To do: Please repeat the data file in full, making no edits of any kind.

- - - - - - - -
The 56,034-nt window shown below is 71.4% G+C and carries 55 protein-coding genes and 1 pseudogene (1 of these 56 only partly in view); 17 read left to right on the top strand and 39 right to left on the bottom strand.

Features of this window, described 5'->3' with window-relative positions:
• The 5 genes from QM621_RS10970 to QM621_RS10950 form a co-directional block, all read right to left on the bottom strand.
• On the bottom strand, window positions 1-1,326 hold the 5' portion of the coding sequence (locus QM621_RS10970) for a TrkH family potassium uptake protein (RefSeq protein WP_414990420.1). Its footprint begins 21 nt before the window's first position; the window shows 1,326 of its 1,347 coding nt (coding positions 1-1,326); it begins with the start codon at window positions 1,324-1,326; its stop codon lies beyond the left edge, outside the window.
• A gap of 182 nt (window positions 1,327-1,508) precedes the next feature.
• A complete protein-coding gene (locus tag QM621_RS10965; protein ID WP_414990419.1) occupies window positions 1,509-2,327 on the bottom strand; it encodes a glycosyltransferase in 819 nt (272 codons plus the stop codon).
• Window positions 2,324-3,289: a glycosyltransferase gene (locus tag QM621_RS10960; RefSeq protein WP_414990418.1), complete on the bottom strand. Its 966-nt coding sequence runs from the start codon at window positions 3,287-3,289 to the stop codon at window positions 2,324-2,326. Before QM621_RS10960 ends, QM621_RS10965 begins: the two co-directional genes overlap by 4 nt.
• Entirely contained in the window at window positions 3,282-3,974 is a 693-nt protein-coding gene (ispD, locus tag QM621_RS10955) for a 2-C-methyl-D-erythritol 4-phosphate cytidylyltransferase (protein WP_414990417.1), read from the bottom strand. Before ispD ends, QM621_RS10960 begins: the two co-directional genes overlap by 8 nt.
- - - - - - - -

The 56,034-nt window shown below is 71.4% G+C and carries 55 protein-coding genes and 1 pseudogene (1 of these 56 only partly in view); 17 read left to right on the top strand and 39 right to left on the bottom strand.

Features of this window, described 5'->3' with window-relative positions:
• The 5 genes from QM621_RS10970 to QM621_RS10950 form a co-directional block, all read right to left on the bottom strand.
• On the bottom strand, window positions 1-1,326 hold the 5' portion of the coding sequence (locus QM621_RS10970) for a TrkH family potassium uptake protein (RefSeq protein WP_414990420.1). Its footprint begins 21 nt before the window's first position; the window shows 1,326 of its 1,347 coding nt (coding positions 1-1,326); it begins with the start codon at window positions 1,324-1,326; its stop codon lies beyond the left edge, outside the window.
• A gap of 182 nt (window positions 1,327-1,508) precedes the next feature.
• A complete protein-coding gene (locus tag QM621_RS10965; protein ID WP_414990419.1) occupies window positions 1,509-2,327 on the bottom strand; it encodes a glycosyltransferase in 819 nt (272 codons plus the stop codon).
• Window positions 2,324-3,289: a glycosyltransferase gene (locus tag QM621_RS10960; RefSeq protein WP_414990418.1), complete on the bottom strand. Its 966-nt coding sequence runs from the start codon at window positions 3,287-3,289 to the stop codon at window positions 2,324-2,326. Before QM621_RS10960 ends, QM621_RS10965 begins: the two co-directional genes overlap by 4 nt.
• Entirely contained in the window at window positions 3,282-3,974 is a 693-nt protein-coding gene (ispD, locus tag QM621_RS10955) for a 2-C-methyl-D-erythritol 4-phosphate cytidylyltransferase (protein WP_414990417.1), read from the bottom strand. Before ispD ends, QM621_RS10960 begins: the two co-directional genes overlap by 8 nt.